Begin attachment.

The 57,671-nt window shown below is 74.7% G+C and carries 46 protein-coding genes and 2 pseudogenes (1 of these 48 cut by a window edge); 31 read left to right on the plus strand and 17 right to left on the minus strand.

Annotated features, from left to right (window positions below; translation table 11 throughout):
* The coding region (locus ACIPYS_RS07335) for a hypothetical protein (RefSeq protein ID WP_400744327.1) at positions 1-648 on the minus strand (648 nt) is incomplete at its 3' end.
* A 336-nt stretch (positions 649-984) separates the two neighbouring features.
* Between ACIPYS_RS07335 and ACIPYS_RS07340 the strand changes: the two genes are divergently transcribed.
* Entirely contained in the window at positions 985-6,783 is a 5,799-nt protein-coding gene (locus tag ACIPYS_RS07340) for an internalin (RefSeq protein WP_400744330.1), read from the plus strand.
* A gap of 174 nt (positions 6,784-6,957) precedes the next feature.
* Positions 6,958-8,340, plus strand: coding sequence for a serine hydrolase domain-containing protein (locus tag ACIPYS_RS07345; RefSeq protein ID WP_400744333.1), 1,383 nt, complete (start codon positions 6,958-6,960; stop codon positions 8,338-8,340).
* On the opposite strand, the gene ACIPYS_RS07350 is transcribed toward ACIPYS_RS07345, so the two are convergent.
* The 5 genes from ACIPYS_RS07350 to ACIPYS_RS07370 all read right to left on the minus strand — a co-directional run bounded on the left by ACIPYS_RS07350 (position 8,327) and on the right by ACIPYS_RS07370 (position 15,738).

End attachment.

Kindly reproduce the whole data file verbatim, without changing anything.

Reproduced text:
The 57,671-nt window shown below is 74.7% G+C and carries 46 protein-coding genes and 2 pseudogenes (1 of these 48 cut by a window edge); 31 read left to right on the plus strand and 17 right to left on the minus strand.

Annotated features, from left to right (window positions below; translation table 11 throughout):
* The coding region (locus ACIPYS_RS07335) for a hypothetical protein (RefSeq protein ID WP_400744327.1) at positions 1-648 on the minus strand (648 nt) is incomplete at its 3' end.
* A 336-nt stretch (positions 649-984) separates the two neighbouring features.
* Between ACIPYS_RS07335 and ACIPYS_RS07340 the strand changes: the two genes are divergently transcribed.
* Entirely contained in the window at positions 985-6,783 is a 5,799-nt protein-coding gene (locus tag ACIPYS_RS07340) for an internalin (RefSeq protein WP_400744330.1), read from the plus strand.
* A gap of 174 nt (positions 6,784-6,957) precedes the next feature.
* Positions 6,958-8,340, plus strand: coding sequence for a serine hydrolase domain-containing protein (locus tag ACIPYS_RS07345; RefSeq protein ID WP_400744333.1), 1,383 nt, complete (start codon positions 6,958-6,960; stop codon positions 8,338-8,340).
* On the opposite strand, the gene ACIPYS_RS07350 is transcribed toward ACIPYS_RS07345, so the two are convergent.
* The 5 genes from ACIPYS_RS07350 to ACIPYS_RS07370 all read right to left on the minus strand — a co-directional run bounded on the left by ACIPYS_RS07350 (position 8,327) and on the right by ACIPYS_RS07370 (position 15,738).